Morris of Manchester, L.
Newby, L.
Nicholson of Winterbourne, B.
Ogmore, L.
Perry of Walton, L.
Pitkeathley, B.
Plant of Highfield, L.
Ponsonby of Shulbrede, L.
Prys-Davies, L.
Puttnam, L.
Ramsay of Cartvale, B.
Rea, L.
Rendell of Babergh, B.
Richard, L. [Lord Privy Seal.]
Rodgers of Quarry Bank, L.
Russell, E.
Russell-Johnston, L.
Serota, B.
Shepherd, L.
Simon, V.
Smith of Clifton, L.
Steel of Aikwood, L.
Strabolgi, L.
Symons of Vernham Dean, B.
Thomson of Monifieth, L.
Thurso, V.
Tope, L.
Tordoff, L.
Turner of Camden, B.
Walker of Doncaster, L.
Wallace of Saltaire, L.
Watson of Invergowrie, L.
Wedderburn of Charlton, L.
Whitty, L.
Williams of Crosby, B.
Williams of Elvel, L.
Williams of Mostyn, L.

Resolved in the negative, and amendment disagreed to accordingly.

21 May 1998 : Column 1825

3.50 p.m.

Baroness Rawlings moved Amendment No. 4:

After Clause 1, insert the following new clause--

Report on progress towards enlargement

(" . No later than one year after the passing of this Act, and at annual intervals thereafter, a Minister of the Crown shall lay before both Houses of Parliament a report assessing the progress of institutional reform of the European Union in preparation for enlargement.").

The noble Baroness said: My Lords, the European Union is in danger of living in the past, rather than embracing the challenges and opportunities of the future. In order to do so, it has to become more outward looking and dynamic on a number of fronts, in particular on enlargement. So, shortly after the G8 summit, I feel I must mention the launch of the Transatlantic Economic Partnership to promote further trade liberalisation between the European Union and the United States. I applaud this initiative, which owes much to Sir Leon Brittan's ground-breaking proposals for a new

21 May 1998 : Column 1826

transatlantic market place, on which I spoke at Report stage. I would also like to pay tribute to Sir Leon who has done so much to shift the European Union away from protectionism and towards a more open liberal trade policy. I urge the Government to pursue with vigour the new initiative.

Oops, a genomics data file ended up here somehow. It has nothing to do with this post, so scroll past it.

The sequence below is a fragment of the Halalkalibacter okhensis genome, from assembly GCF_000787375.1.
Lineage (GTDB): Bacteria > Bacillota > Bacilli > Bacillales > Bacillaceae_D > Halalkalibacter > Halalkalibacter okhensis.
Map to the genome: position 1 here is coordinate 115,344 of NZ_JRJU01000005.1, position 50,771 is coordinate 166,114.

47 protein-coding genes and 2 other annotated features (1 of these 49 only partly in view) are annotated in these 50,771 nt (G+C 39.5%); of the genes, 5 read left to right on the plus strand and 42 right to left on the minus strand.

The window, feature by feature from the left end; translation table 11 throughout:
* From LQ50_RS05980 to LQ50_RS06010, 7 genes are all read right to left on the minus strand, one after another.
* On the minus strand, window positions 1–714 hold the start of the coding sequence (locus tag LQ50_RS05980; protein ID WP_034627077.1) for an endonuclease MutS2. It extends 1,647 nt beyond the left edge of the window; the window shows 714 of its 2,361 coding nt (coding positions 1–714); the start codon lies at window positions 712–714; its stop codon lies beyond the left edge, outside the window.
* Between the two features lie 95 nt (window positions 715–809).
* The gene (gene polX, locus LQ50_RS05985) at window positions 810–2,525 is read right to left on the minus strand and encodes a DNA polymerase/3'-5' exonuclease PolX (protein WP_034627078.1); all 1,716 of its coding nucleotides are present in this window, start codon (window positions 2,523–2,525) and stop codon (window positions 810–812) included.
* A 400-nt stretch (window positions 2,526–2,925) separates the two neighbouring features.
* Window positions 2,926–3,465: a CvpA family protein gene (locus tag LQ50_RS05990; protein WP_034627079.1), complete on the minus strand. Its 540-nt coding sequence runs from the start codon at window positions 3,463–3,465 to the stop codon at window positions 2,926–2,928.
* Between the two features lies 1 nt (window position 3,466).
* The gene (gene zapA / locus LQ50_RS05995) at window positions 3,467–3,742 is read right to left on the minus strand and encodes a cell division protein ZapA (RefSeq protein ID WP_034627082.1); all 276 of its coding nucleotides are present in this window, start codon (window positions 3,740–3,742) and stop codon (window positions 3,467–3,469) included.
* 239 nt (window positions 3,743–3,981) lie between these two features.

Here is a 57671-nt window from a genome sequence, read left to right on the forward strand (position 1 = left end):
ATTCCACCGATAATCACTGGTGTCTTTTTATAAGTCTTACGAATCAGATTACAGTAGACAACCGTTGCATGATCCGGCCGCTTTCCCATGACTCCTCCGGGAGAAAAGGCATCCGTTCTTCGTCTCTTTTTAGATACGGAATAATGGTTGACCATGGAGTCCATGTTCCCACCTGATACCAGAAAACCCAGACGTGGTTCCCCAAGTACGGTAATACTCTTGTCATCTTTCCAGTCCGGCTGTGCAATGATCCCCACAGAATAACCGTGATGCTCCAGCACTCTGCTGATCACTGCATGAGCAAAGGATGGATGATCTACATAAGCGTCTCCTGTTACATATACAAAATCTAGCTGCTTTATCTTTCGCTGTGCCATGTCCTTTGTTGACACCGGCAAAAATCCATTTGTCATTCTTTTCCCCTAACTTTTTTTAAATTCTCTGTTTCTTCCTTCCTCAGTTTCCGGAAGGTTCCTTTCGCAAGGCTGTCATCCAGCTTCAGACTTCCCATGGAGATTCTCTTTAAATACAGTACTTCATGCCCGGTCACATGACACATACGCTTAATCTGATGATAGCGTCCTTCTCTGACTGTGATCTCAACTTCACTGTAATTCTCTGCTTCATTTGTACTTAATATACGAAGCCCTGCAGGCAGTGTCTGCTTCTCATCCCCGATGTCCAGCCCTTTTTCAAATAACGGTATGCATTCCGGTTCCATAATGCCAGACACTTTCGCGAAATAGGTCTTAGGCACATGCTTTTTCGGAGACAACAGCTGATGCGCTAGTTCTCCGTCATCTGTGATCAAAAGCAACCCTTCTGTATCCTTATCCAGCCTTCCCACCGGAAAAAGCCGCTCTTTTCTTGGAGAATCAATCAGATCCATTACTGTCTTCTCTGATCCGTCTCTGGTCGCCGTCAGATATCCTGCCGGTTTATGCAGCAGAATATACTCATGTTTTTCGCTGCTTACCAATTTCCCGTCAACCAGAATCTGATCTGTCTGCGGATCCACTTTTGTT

As Fortress Europe is unsuited to an increasingly global economy, so is an exclusively Western European club unsuited to the post-cold war world. The European Union has clearly acknowledged this. Indeed, there is a widespread agreement that enlargement is not only our "historic" duty, but in the words of William Hague,

    "as much a question of hard-headed interest as of Western altruism".

Eastern enlargement is very different from the previous ones, not just in terms of dimensions, but in its significance. The European Union that is emerging now, with the EMU grouping at its core, is very different from the EU of the 1970s and 1980s. Adding a large group of former communist countries to the European Union is very different from adding yet another medium-sized peripheral Western European country within the same geo-political parameters. I accept that it is a complex operation, but I feel that the European Union has not lived up to the rhetoric of enlargement. In so many fields I detect reluctance and delays in acting upon the words repeatedly uttered.

The Government appear satisfied with the pace at which the European Union is progressing towards enlargement. We are not. I accept that much depends on the rhythm of adaptation of the applicant countries, but the European Union is by no means ready for it. I feel very strongly, however, that the Union is not making adequate progress in reforming its policies, and in particular its institutions, in preparing for enlargement.

It is important that enlargement should take place at a faster pace, in order not to create new divisions across our continent that the fall of the Berlin Wall gave the opportunity to overcome. In particular the risk of further delays to institutional reform may well be used by other member states to block enlargement.

These are the main reasons why I am moving this amendment yet again today. It is designed to keep tabs on the pace of institutional reform. Furthermore, I believe that we have to return to this matter because of the Government's attitude. I was disturbed by the Minister's response in Committee and on Report to both my noble friend Lord Moynihan and myself. The Minister suggested that the institutional reform, as it concerns,

    "the leftovers of Amsterdam ... can be achieved relatively easily ..."


    "a relatively simple IGC process".

The Minister went on to say,

    "We believe that it can take place well before any accession of a new member state. There is talk of it happening during the German or Finnish presidency next year. Perhaps that is true; perhaps it will take a little longer, but it will take place before there is any accession of a new member state".